Fitness: Philosophical Problems

Abstract

Fitness plays many roles throughout evolutionary theory, from a measure of populations in the wild to a central element in abstract theoretical presentations of natural selection. It has thus been the subject of an extensive philosophical literature, which has primarily centred on the way to understand the relationship between fitness values and reproductive outcomes. If fitness is a probabilistic or statistical quantity, how is it to be defined in general theoretical contexts? How can it be measured? Can a single conceptual model for fitness be offered that applies to all biological cases, or must fitness measures be caseā€specific? Philosophers have explored these questions over the last several decades, largely in the context of an influential definition of fitness proposed in the late 1970s: the propensity interpretation. This interpretation as first described undeniably suffers from significant difficulties, and debate regarding the tenability of amendments and alternatives to it remains unsettled.

Key Concepts:

  • Actual offspring production is an unsuitable definition of fitness.

  • The propensity interpretation of fitness was proposed as a way to base fitness on expected, rather than actual, offspring production.

  • The propensity interpretation is problematic, as it makes fitness difficult to measure, relies centrally on the arithmetic mean and fails to take into account local environmental factors.

  • Some philosophers have rejected the propensity interpretation in favour of an ecological fitness concept or a purely statistical fitness concept.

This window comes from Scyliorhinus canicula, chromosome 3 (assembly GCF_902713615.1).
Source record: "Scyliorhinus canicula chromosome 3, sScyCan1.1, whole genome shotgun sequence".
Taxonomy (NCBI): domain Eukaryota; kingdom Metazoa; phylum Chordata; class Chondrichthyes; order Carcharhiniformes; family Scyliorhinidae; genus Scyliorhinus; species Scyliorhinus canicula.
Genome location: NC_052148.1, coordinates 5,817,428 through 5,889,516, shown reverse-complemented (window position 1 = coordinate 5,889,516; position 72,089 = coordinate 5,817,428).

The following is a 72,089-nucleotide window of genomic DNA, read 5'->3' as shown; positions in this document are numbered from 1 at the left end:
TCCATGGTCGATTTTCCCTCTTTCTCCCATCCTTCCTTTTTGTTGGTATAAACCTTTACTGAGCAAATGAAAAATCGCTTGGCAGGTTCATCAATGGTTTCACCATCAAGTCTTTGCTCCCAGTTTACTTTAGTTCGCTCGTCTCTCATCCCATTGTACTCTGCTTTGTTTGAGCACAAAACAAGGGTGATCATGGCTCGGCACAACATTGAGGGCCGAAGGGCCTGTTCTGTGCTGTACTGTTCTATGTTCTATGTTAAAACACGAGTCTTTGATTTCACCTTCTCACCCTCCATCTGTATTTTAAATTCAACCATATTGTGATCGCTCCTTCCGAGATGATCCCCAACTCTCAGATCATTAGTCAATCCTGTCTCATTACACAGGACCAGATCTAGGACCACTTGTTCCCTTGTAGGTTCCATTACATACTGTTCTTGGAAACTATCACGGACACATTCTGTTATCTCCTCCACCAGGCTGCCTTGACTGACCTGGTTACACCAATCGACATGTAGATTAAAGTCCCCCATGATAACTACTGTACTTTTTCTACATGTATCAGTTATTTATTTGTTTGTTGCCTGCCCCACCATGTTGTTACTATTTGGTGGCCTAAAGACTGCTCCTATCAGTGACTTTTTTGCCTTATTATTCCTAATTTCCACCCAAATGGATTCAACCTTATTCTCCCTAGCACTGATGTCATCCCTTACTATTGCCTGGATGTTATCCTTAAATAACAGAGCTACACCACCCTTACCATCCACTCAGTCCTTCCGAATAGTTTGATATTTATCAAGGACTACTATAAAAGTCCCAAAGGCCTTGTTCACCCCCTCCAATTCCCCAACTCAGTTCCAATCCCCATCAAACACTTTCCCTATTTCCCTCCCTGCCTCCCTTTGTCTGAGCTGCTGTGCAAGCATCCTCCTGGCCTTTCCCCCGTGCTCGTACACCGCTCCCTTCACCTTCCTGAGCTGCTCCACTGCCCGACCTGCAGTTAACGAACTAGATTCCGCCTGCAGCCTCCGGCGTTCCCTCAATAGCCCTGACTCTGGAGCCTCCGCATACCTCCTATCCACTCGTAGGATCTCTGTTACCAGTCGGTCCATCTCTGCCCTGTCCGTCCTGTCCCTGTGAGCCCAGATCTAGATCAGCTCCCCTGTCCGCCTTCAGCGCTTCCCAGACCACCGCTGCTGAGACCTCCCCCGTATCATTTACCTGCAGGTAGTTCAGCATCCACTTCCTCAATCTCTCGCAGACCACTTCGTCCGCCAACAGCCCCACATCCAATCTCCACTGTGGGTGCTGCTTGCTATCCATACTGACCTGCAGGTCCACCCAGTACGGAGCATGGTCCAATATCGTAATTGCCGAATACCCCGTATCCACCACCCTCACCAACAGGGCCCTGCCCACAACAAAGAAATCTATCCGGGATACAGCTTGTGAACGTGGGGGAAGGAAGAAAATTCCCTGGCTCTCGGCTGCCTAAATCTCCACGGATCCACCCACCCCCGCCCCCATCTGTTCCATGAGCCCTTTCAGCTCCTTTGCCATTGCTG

• Others have attempted to modify the propensity interpretation in order to resolve its problems.

  • The debate over which of these concepts of fitness best solves the philosophical problems at hand remains unsettled.

Keywords: environment; evolution; fitness; drift; measurement; natural selection; propensity interpretation; tautology

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Further Reading

Abrams M (2012) Measured, modeled, and causal conceptions of fitness. Frontiers in Genetics 3: 196.

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Ramsey G (2006) Block fitness. Studies in History and Philosophy of Biological and Biomedical Sciences 37: 484–498.

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Sober E (2000) Philosophy of Biology, 2nd edn. Boulder, CO: Westview Press.

Sober E (2010) Evolutionary theory and the reality of macro probabilities. In: Eells E and Fetzer J (eds) The Place of Probability in Science, pp. 133–162. Dordrecht: Springer.

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Ramsey, Grant, and Pence, Charles H(Jun 2013) Fitness: Philosophical Problems. In: eLS. John Wiley & Sons Ltd, Chichester. http://www.els.net [doi: 10.1002/9780470015902.a0003443.pub2]